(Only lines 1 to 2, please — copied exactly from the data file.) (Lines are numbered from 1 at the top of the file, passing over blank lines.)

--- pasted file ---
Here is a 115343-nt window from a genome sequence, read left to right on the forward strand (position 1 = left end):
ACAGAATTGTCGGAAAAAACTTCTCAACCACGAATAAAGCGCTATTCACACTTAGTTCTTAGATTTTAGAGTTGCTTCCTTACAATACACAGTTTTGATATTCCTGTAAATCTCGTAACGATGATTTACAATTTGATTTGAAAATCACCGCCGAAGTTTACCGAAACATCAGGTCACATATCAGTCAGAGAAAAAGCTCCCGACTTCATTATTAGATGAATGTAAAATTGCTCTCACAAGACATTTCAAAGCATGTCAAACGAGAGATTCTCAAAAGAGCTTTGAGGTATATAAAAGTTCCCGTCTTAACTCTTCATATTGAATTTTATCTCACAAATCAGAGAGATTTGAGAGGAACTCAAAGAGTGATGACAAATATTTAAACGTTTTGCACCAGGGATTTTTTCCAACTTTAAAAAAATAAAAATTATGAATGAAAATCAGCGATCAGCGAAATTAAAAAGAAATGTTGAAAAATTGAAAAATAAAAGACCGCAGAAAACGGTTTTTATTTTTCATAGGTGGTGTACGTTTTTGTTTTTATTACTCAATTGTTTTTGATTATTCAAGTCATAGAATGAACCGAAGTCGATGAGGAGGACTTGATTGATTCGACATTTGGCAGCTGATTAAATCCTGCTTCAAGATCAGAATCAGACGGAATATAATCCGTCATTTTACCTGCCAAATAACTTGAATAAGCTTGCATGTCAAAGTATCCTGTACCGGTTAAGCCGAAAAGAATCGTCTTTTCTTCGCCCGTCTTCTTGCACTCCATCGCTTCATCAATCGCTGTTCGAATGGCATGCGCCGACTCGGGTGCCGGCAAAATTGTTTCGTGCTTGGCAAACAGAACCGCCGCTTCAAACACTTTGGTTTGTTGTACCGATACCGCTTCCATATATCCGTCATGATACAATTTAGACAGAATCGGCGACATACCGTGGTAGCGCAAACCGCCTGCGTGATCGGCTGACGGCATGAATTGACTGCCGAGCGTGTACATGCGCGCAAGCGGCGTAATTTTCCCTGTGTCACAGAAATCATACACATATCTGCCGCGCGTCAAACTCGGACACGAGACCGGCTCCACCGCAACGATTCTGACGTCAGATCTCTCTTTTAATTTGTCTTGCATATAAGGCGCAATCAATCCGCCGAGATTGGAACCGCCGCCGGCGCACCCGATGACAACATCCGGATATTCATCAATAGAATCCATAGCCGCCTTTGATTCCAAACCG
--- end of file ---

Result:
Here is a 115343-nt window from a genome sequence, read left to right on the forward strand (position 1 = left end):
ACAGAATTGTCGGAAAAAACTTCTCAACCACGAATAAAGCGCTATTCACACTTAGTTCTTAGATTTTAGAGTTGCTTCCTTACAATACACAGTTTTGATATTCCTGTAAATCTCGTAACGATGATTTACAATTTGATTTGAAAATCACCGCCGAAGTTTACCGAAACATCAGGTCACATATCAGTCAGAGAAAAAGCTCCCGACTTCATTATTAGATGAATGTAAAATTGCTCTCACAAGACATTTCAAAGCATGTCAAACGAGAGATTCTCAAAAGAGCTTTGAGGTATATAAAAGTTCCCGTCTTAACTCTTCATATTGAATTTTATCTCACAAATCAGAGAGATTTGAGAGGAACTCAAAGAGTGATGACAAATATTTAAACGTTTTGCACCAGGGATTTTTTCCAACTTTAAAAAAATAAAAATTATGAATGAAAATCAGCGATCAGCGAAATTAAAAAGAAATGTTGAAAAATTGAAAAATAAAAGACCGCAGAAAACGGTTTTTATTTTTCATAGGTGGTGTACGTTTTTGTTTTTATTACTCAATTGTTTTTGATTATTCAAGTCATAGAATGAACCGAAGTCGATGAGGAGGACTTGATTGATTCGACATTTGGCAGCTGATTAAATCCTGCTTCAAGATCAGAATCAGACGGAATATAATCCGTCATTTTACCTGCCAAATAACTTGAATAAGCTTGCATGTCAAAGTATCCTGTACCGGTTAAGCCGAAAAGAATCGTCTTTTCTTCGCCCGTCTTCTTGCACTCCATCGCTTCATCAATCGCTGTTCGAATGGCATGCGCCGACTCGGGTGCCGGCAAAATTGTTTCGTGCTTGGCAAACAGAACCGCCGCTTCAAACACTTTGGTTTGTTGTACCGATACCGCTTCCATATATCCGTCATGATACAATTTAGACAGAATCGGCGACATACCGTGGTAGCGCAAACCGCCTGCGTGATCGGCTGACGGCATGAATTGACTGCCGAGCGTGTACATGCGCGCAAGCGGCGTAATTTTCCCTGTGTCACAGAAATCATACACATATCTGCCGCGCGTCAAACTCGGACACGAGACCGGCTCCACCGCAACGATTCTGACGTCAGATCTCTCTTTTAATTTGTCTTGCATATAAGGCGCAATCAATCCGCCGAGATTGGAACCGCCGCCGGCGCACCCGATGACAACATCCGGATATTCATCAATAGAATCCATAGCCGCCTTTGATTCCAAACCG